I was wrapping up a particularly difficult male peacock with a helper a few weeks ago and we were discussing natural science collections. “Do you think one day they’ll just be made illegal?” she asked, straight-faced and sincere. I was miffed – this was someone saying to a natural science curator that really, it shouldn’t be allowed. I sighed and spent the rest of the wrapping session (porcupine was also tricky) explaining how wonderful – and legal – natural science collections are.
Meet the NatSCA Committee: Ordinary Member
Name: Lucie Mascord
What is your role on the NatSCA Committee? I am the new Conservation Representative
Job title and institution: Conservator of Natural History, Lancashire Conservation Studios
Twitter username: @LuceGraham
Tell us about your day job: I am a specialist natural history conservator, working for a museums service and my own business. In both, I provide conservation services to the heritage and private sector. This is mainly in the North West – everywhere from Cumbria or to Cheshire, but my work has taken me all over the country which means I get to visit lots of new collections.
My role covers all scope of natural history collections but I specialise in bone, fluid preserved collections and taxidermy. My work is incredibly varied; as well as a conservator I am a preparator – preparing bone, skins, taxidermy and fluid preserved material. I can spend 200 hours plus conserving a single specimen, or carry out a whole collection survey in 72 hours! I also provide training to institutions in natural history collections care.
Natural science collections are very popular with visitors. Why do you think this is?
Overall, I think it is about innate curiosity – the natural world is deeply fascinating and diverse. The reason natural history collections are popular with children is they are still in that stage of uninhibited curiosity.
Our interest and relationship to natural history collections has changed and evolved over time, but I have also observed that some of those traditional links with natural history collections are being revived. I think hobbyist specimen collecting and preparing is having a resurgence; there are more curiosity shops and natural history dealerships popping up; and natural history has been all over interior design for years now. It is very evident that we are in a taxidermy popularity peak at the moment, unfortunately it’s for reasons I don’t much like – the morbid factor. Isn’t it fashionable to be macabre! This very much celebrates badly crafted and poorly preserved specimens (very Victoriana). On the other hand, this is an engaged audience whom we can positively interest in our collections.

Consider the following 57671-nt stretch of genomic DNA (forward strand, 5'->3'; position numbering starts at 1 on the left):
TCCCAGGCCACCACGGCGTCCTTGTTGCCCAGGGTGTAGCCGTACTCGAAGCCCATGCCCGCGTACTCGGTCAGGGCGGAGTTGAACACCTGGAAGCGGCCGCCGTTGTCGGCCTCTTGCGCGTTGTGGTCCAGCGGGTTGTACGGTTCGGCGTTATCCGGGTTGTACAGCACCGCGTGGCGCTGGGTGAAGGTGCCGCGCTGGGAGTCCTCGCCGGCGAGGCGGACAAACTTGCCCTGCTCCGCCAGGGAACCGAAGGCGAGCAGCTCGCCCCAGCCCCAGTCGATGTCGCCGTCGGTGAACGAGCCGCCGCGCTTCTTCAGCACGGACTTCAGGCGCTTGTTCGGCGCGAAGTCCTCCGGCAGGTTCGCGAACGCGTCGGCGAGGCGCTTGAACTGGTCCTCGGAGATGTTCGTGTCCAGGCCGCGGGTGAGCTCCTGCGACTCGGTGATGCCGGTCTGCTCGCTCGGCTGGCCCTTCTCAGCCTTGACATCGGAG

What do you think are the biggest challenges facing natural science collections right now?
I think everyone in the community would agree that the loss of specialist knowledge and skills is really concerning. I am particularly concerned that these are also undervalued. We are continually having the conversation about whether we need them, and I think “specialists” within the museum community can often be characterised as inflexible, uncompromising and routed in “old-fashioned” practice when it comes to the use of our collections. This is an erroneous stereotype. Natural history collections, more so than any other, have to progress with research and science so not to become redundant.
With natural history conservation, these risks to skills are further magnified. There are very few specialists nowadays, and little appreciation of how vital the skills involved are. In many museum roles, we all find ourselves asked to take on more, this may sometimes manifest itself in untrained staff taking on conservation work on natural history collections. This would never be considered acceptable on oil paintings, so why should it be acceptable on other materials! Even within the conservation sector the specialist role can be overlooked.